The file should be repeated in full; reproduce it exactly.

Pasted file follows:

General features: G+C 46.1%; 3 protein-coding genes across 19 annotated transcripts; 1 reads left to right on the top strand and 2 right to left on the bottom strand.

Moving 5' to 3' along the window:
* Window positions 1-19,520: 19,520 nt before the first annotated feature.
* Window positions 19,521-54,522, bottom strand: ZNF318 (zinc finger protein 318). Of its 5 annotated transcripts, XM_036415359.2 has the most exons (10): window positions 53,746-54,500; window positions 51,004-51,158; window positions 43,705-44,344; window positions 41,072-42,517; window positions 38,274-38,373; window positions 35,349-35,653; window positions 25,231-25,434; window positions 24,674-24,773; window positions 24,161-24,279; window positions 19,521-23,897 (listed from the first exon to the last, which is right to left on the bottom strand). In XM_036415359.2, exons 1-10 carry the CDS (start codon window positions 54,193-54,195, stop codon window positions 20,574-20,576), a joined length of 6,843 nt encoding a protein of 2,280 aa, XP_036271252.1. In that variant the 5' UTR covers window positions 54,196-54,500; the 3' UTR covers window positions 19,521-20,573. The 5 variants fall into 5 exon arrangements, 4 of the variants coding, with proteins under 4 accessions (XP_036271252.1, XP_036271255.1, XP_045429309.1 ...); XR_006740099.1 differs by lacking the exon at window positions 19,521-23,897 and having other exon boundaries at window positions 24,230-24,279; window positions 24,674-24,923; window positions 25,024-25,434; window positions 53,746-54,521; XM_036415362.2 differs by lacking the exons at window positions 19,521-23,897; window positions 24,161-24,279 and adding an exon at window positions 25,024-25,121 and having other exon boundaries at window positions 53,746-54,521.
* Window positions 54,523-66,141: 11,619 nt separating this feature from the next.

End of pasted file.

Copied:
General features: G+C 46.1%; 3 protein-coding genes across 19 annotated transcripts; 1 reads left to right on the top strand and 2 right to left on the bottom strand.

Moving 5' to 3' along the window:
* Window positions 1-19,520: 19,520 nt before the first annotated feature.
* Window positions 19,521-54,522, bottom strand: ZNF318 (zinc finger protein 318). Of its 5 annotated transcripts, XM_036415359.2 has the most exons (10): window positions 53,746-54,500; window positions 51,004-51,158; window positions 43,705-44,344; window positions 41,072-42,517; window positions 38,274-38,373; window positions 35,349-35,653; window positions 25,231-25,434; window positions 24,674-24,773; window positions 24,161-24,279; window positions 19,521-23,897 (listed from the first exon to the last, which is right to left on the bottom strand). In XM_036415359.2, exons 1-10 carry the CDS (start codon window positions 54,193-54,195, stop codon window positions 20,574-20,576), a joined length of 6,843 nt encoding a protein of 2,280 aa, XP_036271252.1. In that variant the 5' UTR covers window positions 54,196-54,500; the 3' UTR covers window positions 19,521-20,573. The 5 variants fall into 5 exon arrangements, 4 of the variants coding, with proteins under 4 accessions (XP_036271252.1, XP_036271255.1, XP_045429309.1 ...); XR_006740099.1 differs by lacking the exon at window positions 19,521-23,897 and having other exon boundaries at window positions 24,230-24,279; window positions 24,674-24,923; window positions 25,024-25,434; window positions 53,746-54,521; XM_036415362.2 differs by lacking the exons at window positions 19,521-23,897; window positions 24,161-24,279 and adding an exon at window positions 25,024-25,121 and having other exon boundaries at window positions 53,746-54,521.
* Window positions 54,523-66,141: 11,619 nt separating this feature from the next.